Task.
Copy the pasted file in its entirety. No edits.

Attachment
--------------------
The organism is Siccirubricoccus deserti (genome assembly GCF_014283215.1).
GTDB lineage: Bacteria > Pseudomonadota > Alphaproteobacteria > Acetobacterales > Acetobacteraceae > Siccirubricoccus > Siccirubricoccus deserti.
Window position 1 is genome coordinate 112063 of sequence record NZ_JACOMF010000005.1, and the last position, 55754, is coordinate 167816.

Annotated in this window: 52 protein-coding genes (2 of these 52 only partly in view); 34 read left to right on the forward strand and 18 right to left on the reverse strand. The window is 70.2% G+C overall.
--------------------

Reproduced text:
The organism is Siccirubricoccus deserti (genome assembly GCF_014283215.1).
GTDB lineage: Bacteria > Pseudomonadota > Alphaproteobacteria > Acetobacterales > Acetobacteraceae > Siccirubricoccus > Siccirubricoccus deserti.
Window position 1 is genome coordinate 112063 of sequence record NZ_JACOMF010000005.1, and the last position, 55754, is coordinate 167816.

Annotated in this window: 52 protein-coding genes (2 of these 52 only partly in view); 34 read left to right on the forward strand and 18 right to left on the reverse strand. The window is 70.2% G+C overall.